From the Red Cross to the White Cross

The loss of humanitarian autonomy in Nicaragua.

Red Cross lifeguards rescue a citizen in a procession in Managua

Red Cross lifeguards rescue a citizen in a procession in Managua. Photo: Facebook Red Cross

3 de junio 2023


On June 2, 2023, the National Assembly, controlled by the Daniel Ortega-Rosario Murillo dictatorship, approved the so-called White Cross Law. This law was created after Sandinista legislators repealed the autonomy of the Red Cross in Nicaragua on May 10. The regime's argument that the Nicaraguan Red Cross "violated" its impartiality by attending to the wounded during the April 2018 protests has no logical basis. The Ortega-Murillo dictatorship has gone beyond what is seen in other autocracies around the world by abrogating the presence of a national Red Cross entity, ignoring international treaties and agreements that the International Committee of the Red Cross (ICRC) and the International Federation of Red Cross and Red Crescent Societies (IFRC) have established.

Although the decision to create a “White Cross law” may seem like an attempt to fix their mistake, it does not solve the underlying problem. The Nicaraguan Red Cross needs to recover its capacity to operate in Nicaragua under the principles of neutrality that correspond to it according to international humanitarian law. The Red Cross is the most important independent humanitarian organization in emergency situations, and it carefully protects the use of its emblem. Creating a new emblem, in this case a White Cross, does not guarantee that Nicaragua will have a humanitarian organization with the neutrality of the Red Cross.

The hasty White Cross law also appears to be an attempt by the Ortega-Murillo regime to maintain a relationship with international humanitarian agencies. These agencies prioritize Civil Protection as their raison d'être. Therefore, when any state does not cooperate in ensuring the neutrality of its national implementing bodies, a conflict is generated between the principle of neutrality and the objective interest of these agencies to maintain a presence in the country even in extreme situations. It is possible to speculate that the International Red Cross would be willing to have a technical collaboration relationship with a national entity that has another name and does not use its Red Cross emblem but is ready to respond to emergency situations.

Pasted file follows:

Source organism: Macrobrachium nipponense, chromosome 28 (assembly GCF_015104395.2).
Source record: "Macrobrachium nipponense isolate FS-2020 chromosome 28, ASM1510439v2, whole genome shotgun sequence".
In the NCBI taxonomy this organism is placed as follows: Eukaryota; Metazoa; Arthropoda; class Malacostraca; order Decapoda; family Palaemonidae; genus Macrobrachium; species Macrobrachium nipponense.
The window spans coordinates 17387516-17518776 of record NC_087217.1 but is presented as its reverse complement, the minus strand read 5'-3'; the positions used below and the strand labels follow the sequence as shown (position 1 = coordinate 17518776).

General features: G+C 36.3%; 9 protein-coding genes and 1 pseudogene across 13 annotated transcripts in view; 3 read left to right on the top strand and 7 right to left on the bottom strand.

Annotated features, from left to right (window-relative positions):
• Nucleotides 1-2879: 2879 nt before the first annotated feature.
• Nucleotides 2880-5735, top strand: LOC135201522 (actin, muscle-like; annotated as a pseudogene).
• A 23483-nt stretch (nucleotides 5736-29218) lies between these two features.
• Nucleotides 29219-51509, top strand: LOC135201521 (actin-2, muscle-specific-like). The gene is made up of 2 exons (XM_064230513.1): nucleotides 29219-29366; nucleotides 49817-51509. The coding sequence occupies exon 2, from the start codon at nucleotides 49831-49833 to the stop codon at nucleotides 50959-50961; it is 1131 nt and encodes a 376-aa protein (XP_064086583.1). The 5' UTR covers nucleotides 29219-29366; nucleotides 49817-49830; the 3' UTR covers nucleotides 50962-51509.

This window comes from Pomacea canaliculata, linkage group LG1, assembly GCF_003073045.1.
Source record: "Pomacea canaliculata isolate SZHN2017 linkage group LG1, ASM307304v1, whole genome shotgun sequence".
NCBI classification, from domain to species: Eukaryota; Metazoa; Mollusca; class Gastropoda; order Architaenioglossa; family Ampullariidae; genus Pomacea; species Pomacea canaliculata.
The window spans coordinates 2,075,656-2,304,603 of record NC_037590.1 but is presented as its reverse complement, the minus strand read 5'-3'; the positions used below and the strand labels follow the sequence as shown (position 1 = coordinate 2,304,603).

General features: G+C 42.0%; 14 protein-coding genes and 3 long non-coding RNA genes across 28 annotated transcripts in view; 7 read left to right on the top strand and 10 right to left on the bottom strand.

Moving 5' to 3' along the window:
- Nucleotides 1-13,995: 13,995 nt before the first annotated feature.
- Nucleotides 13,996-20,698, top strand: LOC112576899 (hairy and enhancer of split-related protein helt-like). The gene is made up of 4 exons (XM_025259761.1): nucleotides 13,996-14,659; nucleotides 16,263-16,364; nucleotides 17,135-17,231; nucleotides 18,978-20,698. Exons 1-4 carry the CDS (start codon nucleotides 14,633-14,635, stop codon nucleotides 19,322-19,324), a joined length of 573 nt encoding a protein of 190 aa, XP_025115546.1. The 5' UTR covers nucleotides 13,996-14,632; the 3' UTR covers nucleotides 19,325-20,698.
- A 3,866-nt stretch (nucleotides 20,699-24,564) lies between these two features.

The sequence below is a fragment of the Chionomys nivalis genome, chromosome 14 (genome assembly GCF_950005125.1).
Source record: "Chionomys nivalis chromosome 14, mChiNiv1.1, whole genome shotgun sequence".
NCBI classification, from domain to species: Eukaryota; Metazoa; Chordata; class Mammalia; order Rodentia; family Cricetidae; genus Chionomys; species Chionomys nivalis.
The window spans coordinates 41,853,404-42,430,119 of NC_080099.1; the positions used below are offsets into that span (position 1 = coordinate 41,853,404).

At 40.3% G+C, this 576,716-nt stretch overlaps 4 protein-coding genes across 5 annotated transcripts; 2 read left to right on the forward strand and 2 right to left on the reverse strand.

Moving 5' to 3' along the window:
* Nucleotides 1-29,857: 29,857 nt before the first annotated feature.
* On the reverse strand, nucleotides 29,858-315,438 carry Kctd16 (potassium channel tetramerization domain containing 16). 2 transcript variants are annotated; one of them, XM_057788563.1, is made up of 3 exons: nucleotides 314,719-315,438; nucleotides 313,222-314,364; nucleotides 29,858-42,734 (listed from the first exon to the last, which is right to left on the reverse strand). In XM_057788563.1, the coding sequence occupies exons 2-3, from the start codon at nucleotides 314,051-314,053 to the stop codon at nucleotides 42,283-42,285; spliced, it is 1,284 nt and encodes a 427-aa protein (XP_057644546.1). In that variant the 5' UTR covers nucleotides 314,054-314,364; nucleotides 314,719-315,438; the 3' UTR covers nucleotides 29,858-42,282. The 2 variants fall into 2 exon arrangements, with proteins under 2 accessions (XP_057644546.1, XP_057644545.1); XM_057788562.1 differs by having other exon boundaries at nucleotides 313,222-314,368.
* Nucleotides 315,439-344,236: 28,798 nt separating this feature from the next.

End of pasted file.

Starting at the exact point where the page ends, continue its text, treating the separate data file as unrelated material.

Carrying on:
It is imperative for the ICRC and IFRC to reassess their collaboration with the "White Cross," the organization now responsible for continuing the work of the former Nicaraguan Red Cross. The concern lies in the likelihood of persisting biases within this new organization. In the interest of protecting the most vulnerable Nicaraguans, it would not be surprising if the ICRC decides to accept the confiscation of the assets of its former Nicaraguan counterpart, which had some financial autonomy but maintained a close cooperative relationship with international partners.

The Red Cross operates under critical treaties, including the Geneva Conventions of 1949, which establish guidelines for humanitarian treatment during armed conflicts. Supplementary protocols were adopted in 1977, accompanied by the Statutes of the International Red Cross and Red Crescent Movement in 1986, outlining the framework for cooperation between the ICRC, IFRC, and National Red Cross and Red Crescent Societies. In the realm of international humanitarian law, the principle of Civil Protection holds paramount importance in the face of conflicts, natural disasters, and man-made crises. Based on these treaties, international humanitarian organizations strive to maintain communication and relationships with state entities even during severe political crises or armed conflicts.

The issue of neutrality within the Nicaraguan Red Cross has long been complex. Since Ortega's rise to power, the Ministry of the Interior has manipulated it for political purposes. Additionally, the regime enacted reforms to Law 337, the Law of the National System for the Prevention, Mitigation, and Attention to Disasters (SIPARED). In my article "Politicization of Risks," published in Confidencial in October 2018, I exposed the Ortega-Murillo dictatorship's agenda to dismantle any independent organizations that citizens could turn to during emergencies. This cruel and calculated plan prioritizes the regime's perpetuation over the well-being and vulnerability of the poorest Nicaraguans, who suffer the most during emergencies. It is evident that the dictatorship has no moral boundaries when it comes to consolidating its control in all spheres, be it public, private, or even humanitarian.

The author is a former Secretary General of the Ministry of Defense and former Director of Civil Protection.

Félix Maradiaga

Politólogo, académico y activista político nicaragüense. Fue secretario general del Ministerio de Defensa y director de Protección Civil durante la Presidencia de Enrique Bolaños. Es codirector fundador del Instituto de Liderazgo de la Sociedad Civil.​ Miembro de la opositora Unidad Nacional Azul y Blanco, exprecandidato presidencial, excarcelado político y desterrado por la dictadura orteguista.


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